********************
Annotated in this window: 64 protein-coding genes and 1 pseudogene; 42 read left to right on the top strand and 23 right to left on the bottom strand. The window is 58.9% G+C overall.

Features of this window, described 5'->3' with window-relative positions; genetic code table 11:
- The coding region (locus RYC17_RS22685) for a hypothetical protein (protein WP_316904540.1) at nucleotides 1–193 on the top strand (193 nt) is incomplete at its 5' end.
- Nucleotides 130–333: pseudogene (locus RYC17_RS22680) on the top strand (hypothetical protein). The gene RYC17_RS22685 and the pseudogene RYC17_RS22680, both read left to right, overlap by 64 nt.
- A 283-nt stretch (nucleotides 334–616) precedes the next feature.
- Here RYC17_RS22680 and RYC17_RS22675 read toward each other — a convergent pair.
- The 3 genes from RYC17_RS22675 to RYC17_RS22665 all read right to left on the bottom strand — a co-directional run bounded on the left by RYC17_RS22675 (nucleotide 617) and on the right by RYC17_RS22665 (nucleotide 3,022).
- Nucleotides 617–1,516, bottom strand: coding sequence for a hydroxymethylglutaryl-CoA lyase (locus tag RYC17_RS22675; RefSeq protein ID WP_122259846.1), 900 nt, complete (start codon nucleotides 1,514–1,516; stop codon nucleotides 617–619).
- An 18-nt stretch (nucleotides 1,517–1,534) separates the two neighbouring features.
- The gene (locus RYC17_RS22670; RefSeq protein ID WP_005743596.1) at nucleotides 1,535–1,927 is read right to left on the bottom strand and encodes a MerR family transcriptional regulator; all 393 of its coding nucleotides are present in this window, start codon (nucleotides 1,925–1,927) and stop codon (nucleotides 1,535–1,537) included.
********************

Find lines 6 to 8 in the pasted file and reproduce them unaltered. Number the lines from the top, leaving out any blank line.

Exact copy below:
- Here RYC17_RS22680 and RYC17_RS22675 read toward each other — a convergent pair.
- The 3 genes from RYC17_RS22675 to RYC17_RS22665 all read right to left on the bottom strand — a co-directional run bounded on the left by RYC17_RS22675 (nucleotide 617) and on the right by RYC17_RS22665 (nucleotide 3,022).
- Nucleotides 617–1,516, bottom strand: coding sequence for a hydroxymethylglutaryl-CoA lyase (locus tag RYC17_RS22675; RefSeq protein ID WP_122259846.1), 900 nt, complete (start codon nucleotides 1,514–1,516; stop codon nucleotides 617–619).